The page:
It’s happened to most writers I know. You’re in the middle of an essay/poem/story when you suddenly have the urge to go back and fix several problems with paragraph one. You resist the urge as best you can, but it gets harder and harder to wade through the final half of your work because your mind is constantly thinking of ways to improve the part that’s already on paper. There’s nothing wrong with giving in per se. The problem, for me anyway, is that as you start revising, you move back through that first half that you’ve already written revising as you go until you suddenly realize that your revision to the beginning doesn’t really fit with what you’ve now changed in the second quarter of the piece and so the cycle starts over again without any actual forward progress being made on completing the piece.

If I’m on a deadline, such as with research papers for uni. or articles for a magazine or contest, I can generally fight through to the end and get something completed–often something whose first half is a sight better than it’s second, but at least a whole work. With very short works such as formal poetry, I can generally complete a first draft before the urge kicks in. And of course, once the first full draft is complete I can revise to my heart’s content knowing that I am revising a completed work and that whenever I choose to stop revising (if ever) the work will still be complete. [As it happens here I am revising this paragraph while this missive is still incomplete] I should also note, that I’m not talking about writer’s block in the traditional sense. I know where each particular work needs to go next and I’m excited about getting it there. If I do run into that kind of block I certainly always have other projects on the table that I can resort to.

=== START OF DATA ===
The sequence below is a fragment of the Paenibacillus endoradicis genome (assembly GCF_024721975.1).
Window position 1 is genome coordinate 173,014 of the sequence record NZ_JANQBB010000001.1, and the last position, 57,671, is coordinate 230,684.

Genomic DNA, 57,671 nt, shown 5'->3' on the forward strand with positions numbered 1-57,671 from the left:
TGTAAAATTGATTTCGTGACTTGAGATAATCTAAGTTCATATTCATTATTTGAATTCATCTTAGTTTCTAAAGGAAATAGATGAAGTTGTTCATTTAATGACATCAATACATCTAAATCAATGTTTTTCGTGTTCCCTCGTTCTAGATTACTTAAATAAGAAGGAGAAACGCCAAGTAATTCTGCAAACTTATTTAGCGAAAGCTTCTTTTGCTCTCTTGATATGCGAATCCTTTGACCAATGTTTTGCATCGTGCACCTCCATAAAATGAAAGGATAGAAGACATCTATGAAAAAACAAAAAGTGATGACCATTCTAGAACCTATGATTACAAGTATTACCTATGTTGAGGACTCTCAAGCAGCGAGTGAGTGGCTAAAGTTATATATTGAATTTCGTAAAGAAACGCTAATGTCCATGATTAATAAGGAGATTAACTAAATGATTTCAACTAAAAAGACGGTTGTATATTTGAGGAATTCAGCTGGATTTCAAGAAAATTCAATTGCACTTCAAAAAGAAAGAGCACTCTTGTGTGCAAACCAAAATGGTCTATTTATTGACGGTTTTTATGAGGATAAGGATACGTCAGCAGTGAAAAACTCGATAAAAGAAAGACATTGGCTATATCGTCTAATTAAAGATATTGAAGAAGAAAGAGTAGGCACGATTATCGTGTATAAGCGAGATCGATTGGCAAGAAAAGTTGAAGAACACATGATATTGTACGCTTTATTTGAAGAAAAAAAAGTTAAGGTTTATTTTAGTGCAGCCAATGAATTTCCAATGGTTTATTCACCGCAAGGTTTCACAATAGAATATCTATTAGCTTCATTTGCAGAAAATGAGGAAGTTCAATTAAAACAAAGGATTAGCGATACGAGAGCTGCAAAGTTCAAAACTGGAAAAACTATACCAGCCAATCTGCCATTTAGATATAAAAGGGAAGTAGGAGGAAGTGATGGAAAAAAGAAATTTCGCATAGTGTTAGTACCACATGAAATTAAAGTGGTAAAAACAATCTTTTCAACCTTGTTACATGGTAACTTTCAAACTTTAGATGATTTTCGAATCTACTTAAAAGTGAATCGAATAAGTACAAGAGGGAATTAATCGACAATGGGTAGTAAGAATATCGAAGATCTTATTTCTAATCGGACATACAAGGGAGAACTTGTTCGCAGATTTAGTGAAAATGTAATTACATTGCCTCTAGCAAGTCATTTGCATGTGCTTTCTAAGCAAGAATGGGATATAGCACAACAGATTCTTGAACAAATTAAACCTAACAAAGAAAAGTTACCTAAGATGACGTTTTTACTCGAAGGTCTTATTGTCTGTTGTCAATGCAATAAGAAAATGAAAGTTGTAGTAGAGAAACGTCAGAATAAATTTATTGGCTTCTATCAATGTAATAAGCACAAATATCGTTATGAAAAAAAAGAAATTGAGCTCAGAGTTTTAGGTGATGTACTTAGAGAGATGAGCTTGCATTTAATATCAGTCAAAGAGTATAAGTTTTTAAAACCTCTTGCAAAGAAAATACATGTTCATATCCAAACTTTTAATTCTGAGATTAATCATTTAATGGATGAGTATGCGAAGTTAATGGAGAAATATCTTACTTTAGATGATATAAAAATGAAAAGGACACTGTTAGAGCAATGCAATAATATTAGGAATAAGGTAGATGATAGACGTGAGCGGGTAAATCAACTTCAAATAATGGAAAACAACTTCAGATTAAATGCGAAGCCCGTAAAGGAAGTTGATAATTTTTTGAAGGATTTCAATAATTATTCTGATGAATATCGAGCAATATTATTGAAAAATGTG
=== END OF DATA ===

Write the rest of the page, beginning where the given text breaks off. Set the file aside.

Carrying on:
Nevertheless, I have never in my adult life managed to complete any creative work longer than about 2 pages (500 words). Never. There’s no missing dependent clause here. I’ve started three or four novels, a good dozen short stories, and more than one creative essay. They are all incomplete. Some are still available to me, others have gone untouched (due to the molasses that was my forward momentum) for so long that I have lost the original file/notebook/envelope.

I’m writing this celebrate the completion of my very first children’s story. It took only the spare moments during a one weekend retreat to complete it, but it has been hanging out in my brain for at least 4 years and hadn’t made it out onto paper yet. (There were at least two abortive attempts, one in longhand and one on my blog using a draft post.) Finally the story of Princess Abigail and the Dragon is complete. It isn’t finished yet. It still needs a lot of revising, but at least now I’ll be revising a completed work! My greatest thanks go to Stephanie for typing it up for me so that I can do that revision more easily.

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